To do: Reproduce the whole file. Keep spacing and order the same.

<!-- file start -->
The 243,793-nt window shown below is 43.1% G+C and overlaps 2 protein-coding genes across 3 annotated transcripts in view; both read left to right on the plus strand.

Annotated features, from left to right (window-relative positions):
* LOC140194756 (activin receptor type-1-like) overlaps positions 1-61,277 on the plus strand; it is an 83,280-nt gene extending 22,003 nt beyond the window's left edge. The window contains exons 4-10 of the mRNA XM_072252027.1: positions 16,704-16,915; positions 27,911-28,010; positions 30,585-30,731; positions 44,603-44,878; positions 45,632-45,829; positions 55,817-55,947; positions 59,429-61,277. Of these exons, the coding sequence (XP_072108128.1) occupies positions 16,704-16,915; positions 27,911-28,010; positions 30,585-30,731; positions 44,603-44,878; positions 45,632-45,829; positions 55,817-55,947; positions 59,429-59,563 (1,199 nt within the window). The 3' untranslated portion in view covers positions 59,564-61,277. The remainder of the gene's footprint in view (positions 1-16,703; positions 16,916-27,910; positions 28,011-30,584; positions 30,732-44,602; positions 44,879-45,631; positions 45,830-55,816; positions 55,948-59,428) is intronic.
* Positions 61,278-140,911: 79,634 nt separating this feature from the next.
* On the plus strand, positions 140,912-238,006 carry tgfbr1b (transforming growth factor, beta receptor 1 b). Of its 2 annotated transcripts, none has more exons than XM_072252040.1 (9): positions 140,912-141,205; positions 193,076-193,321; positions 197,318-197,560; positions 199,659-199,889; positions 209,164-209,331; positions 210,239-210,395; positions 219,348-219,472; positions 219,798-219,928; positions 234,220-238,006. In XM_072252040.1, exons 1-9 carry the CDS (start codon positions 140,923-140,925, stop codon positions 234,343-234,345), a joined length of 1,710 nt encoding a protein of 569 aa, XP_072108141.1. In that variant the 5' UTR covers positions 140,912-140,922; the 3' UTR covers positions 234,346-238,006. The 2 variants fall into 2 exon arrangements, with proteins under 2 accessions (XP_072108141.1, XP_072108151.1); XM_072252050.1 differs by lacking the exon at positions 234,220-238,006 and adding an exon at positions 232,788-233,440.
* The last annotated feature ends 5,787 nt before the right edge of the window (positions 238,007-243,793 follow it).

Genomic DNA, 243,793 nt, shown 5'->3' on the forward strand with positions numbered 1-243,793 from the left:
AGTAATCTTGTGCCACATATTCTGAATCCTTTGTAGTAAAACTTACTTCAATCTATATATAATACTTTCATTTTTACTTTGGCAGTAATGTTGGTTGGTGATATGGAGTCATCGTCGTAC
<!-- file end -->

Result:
The 243,793-nt window shown below is 43.1% G+C and overlaps 2 protein-coding genes across 3 annotated transcripts in view; both read left to right on the plus strand.

Annotated features, from left to right (window-relative positions):
* LOC140194756 (activin receptor type-1-like) overlaps positions 1-61,277 on the plus strand; it is an 83,280-nt gene extending 22,003 nt beyond the window's left edge. The window contains exons 4-10 of the mRNA XM_072252027.1: positions 16,704-16,915; positions 27,911-28,010; positions 30,585-30,731; positions 44,603-44,878; positions 45,632-45,829; positions 55,817-55,947; positions 59,429-61,277. Of these exons, the coding sequence (XP_072108128.1) occupies positions 16,704-16,915; positions 27,911-28,010; positions 30,585-30,731; positions 44,603-44,878; positions 45,632-45,829; positions 55,817-55,947; positions 59,429-59,563 (1,199 nt within the window). The 3' untranslated portion in view covers positions 59,564-61,277. The remainder of the gene's footprint in view (positions 1-16,703; positions 16,916-27,910; positions 28,011-30,584; positions 30,732-44,602; positions 44,879-45,631; positions 45,830-55,816; positions 55,948-59,428) is intronic.
* Positions 61,278-140,911: 79,634 nt separating this feature from the next.
* On the plus strand, positions 140,912-238,006 carry tgfbr1b (transforming growth factor, beta receptor 1 b). Of its 2 annotated transcripts, none has more exons than XM_072252040.1 (9): positions 140,912-141,205; positions 193,076-193,321; positions 197,318-197,560; positions 199,659-199,889; positions 209,164-209,331; positions 210,239-210,395; positions 219,348-219,472; positions 219,798-219,928; positions 234,220-238,006. In XM_072252040.1, exons 1-9 carry the CDS (start codon positions 140,923-140,925, stop codon positions 234,343-234,345), a joined length of 1,710 nt encoding a protein of 569 aa, XP_072108141.1. In that variant the 5' UTR covers positions 140,912-140,922; the 3' UTR covers positions 234,346-238,006. The 2 variants fall into 2 exon arrangements, with proteins under 2 accessions (XP_072108141.1, XP_072108151.1); XM_072252050.1 differs by lacking the exon at positions 234,220-238,006 and adding an exon at positions 232,788-233,440.
* The last annotated feature ends 5,787 nt before the right edge of the window (positions 238,007-243,793 follow it).

Genomic DNA, 243,793 nt, shown 5'->3' on the forward strand with positions numbered 1-243,793 from the left:
AGTAATCTTGTGCCACATATTCTGAATCCTTTGTAGTAAAACTTACTTCAATCTATATATAATACTTTCATTTTTACTTTGGCAGTAATGTTGGTTGGTGATATGGAGTCATCGTCGTAC